Labor unions[edit]

There are four labor unions that represent the workers from the authority exclusively UTIER, UITICE, UEPI, and UPAEE.[23][24]

Finances[edit]

PREPA's operating expenses for FY2013 denote how fuel purchases take over 58% of the authority's operating expenses.

As of 2014 the authority carries liabilities of $10.1 billion USD against assets of $6 billion.[25] It also operates with a deficit of about $354 million against revenues of $4.8 billion.[26][27] In terms of costs, $2.6 billion or about 58% of PREPA's expenses are attributed to fuel purchases alone while salaries and collective bargains represent less than 13% of the authority's expenses.[27]

On May 23, 2014, Citigroup severely curtailed PREPA's line of credit for fuel purchase, forcing PREPA to run out of cash to pay Petrobras, its main oil supplier. Petrobras, in turn, threatened to cut off further shipments to the authority. This forced the authority to take $100 million out of its Capital Improvements Fund in order to pay its debt to Petrobras. PREPA argues that the different agencies of the government of Puerto Rico owe them more than $290 million in debt, while an additional $375 million of revenue is lost through subsidies enacted by the Puerto Rican legislature.[28][29][30][31][32] An additional $600 million is owed to the authority by residential and commercial consumers, some of them by consumers living in public housing.[33][34] The authority argues that it wouldn't have a problem being self-sufficient if it were paid the aforementioned debt and if it weren't forced to give out subsidies. On June 3, 2014, senator Ramón Luis Nieves admitted publicly that, "part of the financial problem at PREPA was provoked by the government and the Puerto Rican legislature."[32]

On June 11, 2014, Fitch Ratings downgraded its rating on the authority's to speculative non-investment grade ("junk status") from BB+ to BB while putting the authority on negative rating watch.[35] PREPA filed for bankruptcy in July 2017.[36]

Gallery[edit]

References[edit]

  1. ^ "Ley de la Autoridadf de Energia Electrica de Puerto Rico" (PDF). Presupuesto.gobierno.pr. Retrieved 2015-03-03. 
  2. ^ "Why Hurricane Maria left Puerto Rico completely without power". The Verge. Retrieved 2017-09-28. 
  3. ^ "Welcome to PREPA". Prepa.com. Retrieved 2015-03-03. 
  4. ^ "Special Report: The bankrupt utility behind Puerto Rico’s power crisis". Reuters. 2017-10-05. Retrieved 2017-10-06. 
  5. ^ Fausset, Richard; Robles, Frances; Acosta, Deborah (2017-10-07). "Minus Electrical Grid, Puerto Rico Becomes Generator Island". The New York Times. ISSN 0362-4331. Retrieved 2017-10-11.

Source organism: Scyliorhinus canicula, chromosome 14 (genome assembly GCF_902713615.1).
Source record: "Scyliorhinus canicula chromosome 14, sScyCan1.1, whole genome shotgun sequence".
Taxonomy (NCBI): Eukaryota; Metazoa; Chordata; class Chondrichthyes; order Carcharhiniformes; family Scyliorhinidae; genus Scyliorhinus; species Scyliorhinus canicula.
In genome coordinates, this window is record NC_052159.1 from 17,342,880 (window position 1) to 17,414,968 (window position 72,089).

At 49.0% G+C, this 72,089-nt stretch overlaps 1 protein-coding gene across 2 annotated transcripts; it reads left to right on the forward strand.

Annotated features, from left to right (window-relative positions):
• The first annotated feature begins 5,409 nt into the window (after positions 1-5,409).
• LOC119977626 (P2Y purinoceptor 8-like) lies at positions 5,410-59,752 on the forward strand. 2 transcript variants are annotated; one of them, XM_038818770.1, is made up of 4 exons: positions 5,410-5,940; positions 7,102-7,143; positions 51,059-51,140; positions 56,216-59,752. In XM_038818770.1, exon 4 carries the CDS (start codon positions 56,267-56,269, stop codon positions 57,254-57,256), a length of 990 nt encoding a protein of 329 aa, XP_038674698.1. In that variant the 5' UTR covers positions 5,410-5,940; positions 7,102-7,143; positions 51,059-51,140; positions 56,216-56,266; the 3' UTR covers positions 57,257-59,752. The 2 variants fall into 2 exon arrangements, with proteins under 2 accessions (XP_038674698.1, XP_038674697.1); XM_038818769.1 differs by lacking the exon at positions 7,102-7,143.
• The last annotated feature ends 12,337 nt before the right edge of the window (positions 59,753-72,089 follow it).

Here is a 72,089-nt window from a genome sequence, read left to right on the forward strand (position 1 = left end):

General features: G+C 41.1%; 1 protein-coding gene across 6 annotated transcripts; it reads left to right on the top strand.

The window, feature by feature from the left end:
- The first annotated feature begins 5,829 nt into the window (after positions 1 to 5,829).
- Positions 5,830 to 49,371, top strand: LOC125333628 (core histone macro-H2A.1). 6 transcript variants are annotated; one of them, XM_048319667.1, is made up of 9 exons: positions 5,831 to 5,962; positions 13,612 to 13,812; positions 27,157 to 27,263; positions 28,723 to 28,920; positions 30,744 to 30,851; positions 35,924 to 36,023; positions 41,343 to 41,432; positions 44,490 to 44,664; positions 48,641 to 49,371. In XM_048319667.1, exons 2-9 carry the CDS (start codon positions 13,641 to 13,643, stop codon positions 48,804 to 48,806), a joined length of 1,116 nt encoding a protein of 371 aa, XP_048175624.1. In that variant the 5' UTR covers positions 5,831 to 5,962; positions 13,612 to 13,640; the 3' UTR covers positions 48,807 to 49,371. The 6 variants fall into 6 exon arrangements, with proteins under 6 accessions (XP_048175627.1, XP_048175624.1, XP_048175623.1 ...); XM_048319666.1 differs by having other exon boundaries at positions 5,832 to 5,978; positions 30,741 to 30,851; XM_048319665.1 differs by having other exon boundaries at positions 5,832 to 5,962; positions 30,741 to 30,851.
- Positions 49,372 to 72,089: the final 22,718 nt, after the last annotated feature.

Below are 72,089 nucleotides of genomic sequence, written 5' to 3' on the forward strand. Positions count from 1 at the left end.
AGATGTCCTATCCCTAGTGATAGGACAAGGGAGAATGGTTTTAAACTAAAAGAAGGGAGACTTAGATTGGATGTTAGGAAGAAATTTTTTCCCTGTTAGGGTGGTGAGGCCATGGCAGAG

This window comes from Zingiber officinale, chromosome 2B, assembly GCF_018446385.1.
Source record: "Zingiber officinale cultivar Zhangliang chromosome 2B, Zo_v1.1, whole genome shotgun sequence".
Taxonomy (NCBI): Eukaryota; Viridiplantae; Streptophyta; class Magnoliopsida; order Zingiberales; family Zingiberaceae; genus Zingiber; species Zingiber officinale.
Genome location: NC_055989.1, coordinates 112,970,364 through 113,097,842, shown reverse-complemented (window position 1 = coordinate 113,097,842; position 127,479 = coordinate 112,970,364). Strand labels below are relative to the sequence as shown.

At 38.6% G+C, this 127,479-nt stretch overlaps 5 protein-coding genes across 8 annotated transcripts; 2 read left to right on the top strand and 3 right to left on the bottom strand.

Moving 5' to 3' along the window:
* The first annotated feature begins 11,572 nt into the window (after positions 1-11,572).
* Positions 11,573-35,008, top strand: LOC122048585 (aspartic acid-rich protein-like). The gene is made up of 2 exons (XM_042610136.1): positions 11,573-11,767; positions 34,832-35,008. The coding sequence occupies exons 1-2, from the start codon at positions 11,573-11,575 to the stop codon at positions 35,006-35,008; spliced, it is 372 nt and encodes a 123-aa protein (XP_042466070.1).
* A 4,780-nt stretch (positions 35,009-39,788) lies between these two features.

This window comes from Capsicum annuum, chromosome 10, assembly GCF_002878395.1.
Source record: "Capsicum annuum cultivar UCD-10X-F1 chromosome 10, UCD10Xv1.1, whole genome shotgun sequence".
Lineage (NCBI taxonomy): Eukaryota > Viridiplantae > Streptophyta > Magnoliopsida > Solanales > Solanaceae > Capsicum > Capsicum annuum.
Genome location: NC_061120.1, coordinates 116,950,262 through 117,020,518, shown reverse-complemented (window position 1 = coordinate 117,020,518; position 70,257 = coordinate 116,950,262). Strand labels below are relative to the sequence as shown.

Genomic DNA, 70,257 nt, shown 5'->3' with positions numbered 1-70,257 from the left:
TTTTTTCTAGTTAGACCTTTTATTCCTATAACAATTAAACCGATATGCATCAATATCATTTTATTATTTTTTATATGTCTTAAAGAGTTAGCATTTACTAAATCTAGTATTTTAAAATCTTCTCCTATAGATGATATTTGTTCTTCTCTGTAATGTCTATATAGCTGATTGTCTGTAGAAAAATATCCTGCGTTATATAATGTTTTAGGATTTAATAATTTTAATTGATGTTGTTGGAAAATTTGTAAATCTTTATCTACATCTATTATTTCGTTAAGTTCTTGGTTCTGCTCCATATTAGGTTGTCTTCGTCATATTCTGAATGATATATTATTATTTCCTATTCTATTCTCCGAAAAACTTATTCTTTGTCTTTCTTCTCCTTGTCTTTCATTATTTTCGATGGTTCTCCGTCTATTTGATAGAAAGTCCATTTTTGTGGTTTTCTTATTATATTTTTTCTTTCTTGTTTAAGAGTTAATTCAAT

6. ^ Act No. 29 of 2013 (in Spanish)
  7. ^ https://web.archive.org/web/20140626024817/http://www.aeepr.com/jg/membersjg.asp. Archived from the original on June 26, 2014. Retrieved May 31, 2014.  Missing or empty |title= (help)
  8. ^ "Proponen suspender subsidios de la AEE por seis meses | El Nuevo Día". Elnuevodia.com. 2014-06-25. Retrieved 2015-03-03. 
  9. ^ "Welcome to PREPA". Prepa.com. Retrieved 2015-03-03. 
  10. ^ "Press Release". AES Solar. September 30, 2011. Retrieved September 7, 2013. 
  11. ^ "AES : Homepage". Aespuertorico.com. Retrieved 2015-03-03. 
  12. ^ a b "Central Aguirre" (in Spanish). Puerto Rico Electric Power Authority. Retrieved September 2, 2013. 
  13. ^ https://web.archive.org/web/20090416233535/http://ecoelectrica.com/ourfacilities/ourpowerplant.html. Archived from the original on April 16, 2009. Retrieved July 28, 2011.  Missing or empty |title= (help)
  14. ^ Oriana and Yarotek connect Caribbean's largest solar project to grid, pv-tech, Tom Kenning Sep 15, 2016
  15. ^ Kantrow, Michelle (March 12, 2013). "Punta Lima wind farm sold to Sovereign Bank for $88M". News Is My Business. Retrieved September 7, 2013. 
  16. ^ a b "Central San Juan" (in Spanish). Puerto Rico Electric Power Authority. Retrieved September 2, 2013. 
  17. ^ a b PUERTO RICO Puerto Rico Profile, Territory Profile and Energy Estimates, U.S. Energy Information Administratrion, December 18, 2013
  18. ^ Alvarado León, Gerardo (August 29, 2013). "Funcionando a máxima capacidad el parque eólico de Santa Isabel". El Nuevo Día (in Spanish). Retrieved August 29, 2013. 
  19. ^ "Finca de Viento Santa Isabel". Pattern Energy. Retrieved August 29, 2013. 
  20. ^ "En Ponce la finca fotovoltaica más grande". La Perla del Sur (in Spanish). Retrieved September 7, 2013. 
  21. ^ Puerto Rico, Renewable Facts
  22. ^ (PDF) https://web.archive.org/web/20130510150017/http://www.edinenergy.org/pdfs/51294.pdf. Archived from the original (PDF) on May 10, 2013. Retrieved May 31, 2014.  Missing or empty |title= (help)
  23. ^ "La AEE es" (in Spanish). Puerto Rico Electric Power Authority. Retrieved August 6, 2013. 
  24. ^ Unión de Trabajadores de la Industria Eléctrica y Riego vs. Héctor Medina Torres, 2011 CD 01 (November 7, 2011).
  25. ^ "Edición 14 de Abril 2014 by El Vocero de Puerto Rico". ISSUU. Retrieved 2015-03-03. 
  26. ^ "Gobernador y Junta Gobierno discuten finanzas AEE | El Vocero de Puerto Rico". Elvocero.com. Retrieved 2015-03-03. 
  27. ^ a b "Financial Statements, Required Supplementary Information and supplemental Schedules" (PDF). Pr.gov. Retrieved 2015-03-03. 
  28. ^ "AEE solicita al gobierno que suelte dinero para que agencias puedan pagar la luz – Metro". Metro.pr. Retrieved 2015-03-03. 
  29. ^ "Revisarán subsidios AEE y deudas de gobierno – Metro". Metro.pr. Retrieved 2015-03-03. 
  30. ^ https://web.archive.org/web/20140531101326/http://www.elnuevodia.com/subsidiospor1millonaldia-1623521.html. Archived from the original on May 31, 2014. Retrieved May 31, 2014.  Missing or empty |title= (help)
  31. ^ "Propuesta #4". Bajemos la factura. Retrieved 2015-03-03. 
  32. ^ a b Alvarado León, Gerardo (June 3, 2014). "Legislatura evaluará los subsidios energéticos". El Nuevo Día (in Spanish). printed version. 
  33. ^ "Propuesta #3". Bajemos la factura. Retrieved 2015-03-03. 
  34. ^ "Sube como la espuma la deuda millonaria que tiene los abonados de residenciales públicos con AEE -NotiUno 630 | Primeros Con La Noticia". Notiuno.com. 2014-06-20. Retrieved 2015-03-03. 
  35. ^ "UPDATE 1-Fitch cuts Puerto Rico electricity authority's rating again". Reuters. 2014-06-11. Retrieved 2015-03-03. 
  36. ^ https://www.nytimes.com/2017/07/02/business/puerto-ricos-electric-power-authority-effectively-files-for-bankruptcy.html

External links[edit]